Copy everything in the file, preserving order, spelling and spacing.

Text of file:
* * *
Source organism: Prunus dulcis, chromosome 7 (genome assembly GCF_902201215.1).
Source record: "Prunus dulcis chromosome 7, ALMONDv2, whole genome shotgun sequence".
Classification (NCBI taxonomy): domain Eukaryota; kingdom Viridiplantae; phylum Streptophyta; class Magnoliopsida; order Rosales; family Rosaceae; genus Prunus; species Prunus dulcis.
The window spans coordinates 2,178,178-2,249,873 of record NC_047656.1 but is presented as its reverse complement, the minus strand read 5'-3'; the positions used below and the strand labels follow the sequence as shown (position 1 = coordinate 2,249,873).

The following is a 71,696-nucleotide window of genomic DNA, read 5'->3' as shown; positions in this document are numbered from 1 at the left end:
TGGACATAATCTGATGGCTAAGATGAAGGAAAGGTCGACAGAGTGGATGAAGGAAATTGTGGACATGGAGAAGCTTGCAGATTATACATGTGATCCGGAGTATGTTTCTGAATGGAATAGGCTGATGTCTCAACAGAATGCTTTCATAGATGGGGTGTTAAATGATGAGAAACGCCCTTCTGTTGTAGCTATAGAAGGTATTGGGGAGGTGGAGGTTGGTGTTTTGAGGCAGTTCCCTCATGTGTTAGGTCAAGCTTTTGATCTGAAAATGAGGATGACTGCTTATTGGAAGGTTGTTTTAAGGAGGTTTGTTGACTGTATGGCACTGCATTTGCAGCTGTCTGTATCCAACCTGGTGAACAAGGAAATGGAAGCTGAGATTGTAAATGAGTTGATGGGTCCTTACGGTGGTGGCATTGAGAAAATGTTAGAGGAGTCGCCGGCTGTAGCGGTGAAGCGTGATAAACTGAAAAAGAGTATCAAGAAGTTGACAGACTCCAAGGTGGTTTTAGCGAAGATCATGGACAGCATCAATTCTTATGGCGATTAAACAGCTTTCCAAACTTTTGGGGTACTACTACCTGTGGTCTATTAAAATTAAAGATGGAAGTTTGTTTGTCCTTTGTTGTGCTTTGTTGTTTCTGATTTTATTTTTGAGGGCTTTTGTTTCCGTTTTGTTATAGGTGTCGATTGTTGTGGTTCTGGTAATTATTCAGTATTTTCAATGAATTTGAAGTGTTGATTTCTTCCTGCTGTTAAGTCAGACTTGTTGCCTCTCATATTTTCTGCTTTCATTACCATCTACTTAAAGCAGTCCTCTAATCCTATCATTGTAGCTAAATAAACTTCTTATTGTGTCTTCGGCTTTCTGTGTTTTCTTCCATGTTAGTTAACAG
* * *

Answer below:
Source organism: Prunus dulcis, chromosome 7 (genome assembly GCF_902201215.1).
Source record: "Prunus dulcis chromosome 7, ALMONDv2, whole genome shotgun sequence".
Classification (NCBI taxonomy): domain Eukaryota; kingdom Viridiplantae; phylum Streptophyta; class Magnoliopsida; order Rosales; family Rosaceae; genus Prunus; species Prunus dulcis.
The window spans coordinates 2,178,178-2,249,873 of record NC_047656.1 but is presented as its reverse complement, the minus strand read 5'-3'; the positions used below and the strand labels follow the sequence as shown (position 1 = coordinate 2,249,873).

The following is a 71,696-nucleotide window of genomic DNA, read 5'->3' as shown; positions in this document are numbered from 1 at the left end:
TGGACATAATCTGATGGCTAAGATGAAGGAAAGGTCGACAGAGTGGATGAAGGAAATTGTGGACATGGAGAAGCTTGCAGATTATACATGTGATCCGGAGTATGTTTCTGAATGGAATAGGCTGATGTCTCAACAGAATGCTTTCATAGATGGGGTGTTAAATGATGAGAAACGCCCTTCTGTTGTAGCTATAGAAGGTATTGGGGAGGTGGAGGTTGGTGTTTTGAGGCAGTTCCCTCATGTGTTAGGTCAAGCTTTTGATCTGAAAATGAGGATGACTGCTTATTGGAAGGTTGTTTTAAGGAGGTTTGTTGACTGTATGGCACTGCATTTGCAGCTGTCTGTATCCAACCTGGTGAACAAGGAAATGGAAGCTGAGATTGTAAATGAGTTGATGGGTCCTTACGGTGGTGGCATTGAGAAAATGTTAGAGGAGTCGCCGGCTGTAGCGGTGAAGCGTGATAAACTGAAAAAGAGTATCAAGAAGTTGACAGACTCCAAGGTGGTTTTAGCGAAGATCATGGACAGCATCAATTCTTATGGCGATTAAACAGCTTTCCAAACTTTTGGGGTACTACTACCTGTGGTCTATTAAAATTAAAGATGGAAGTTTGTTTGTCCTTTGTTGTGCTTTGTTGTTTCTGATTTTATTTTTGAGGGCTTTTGTTTCCGTTTTGTTATAGGTGTCGATTGTTGTGGTTCTGGTAATTATTCAGTATTTTCAATGAATTTGAAGTGTTGATTTCTTCCTGCTGTTAAGTCAGACTTGTTGCCTCTCATATTTTCTGCTTTCATTACCATCTACTTAAAGCAGTCCTCTAATCCTATCATTGTAGCTAAATAAACTTCTTATTGTGTCTTCGGCTTTCTGTGTTTTCTTCCATGTTAGTTAACAG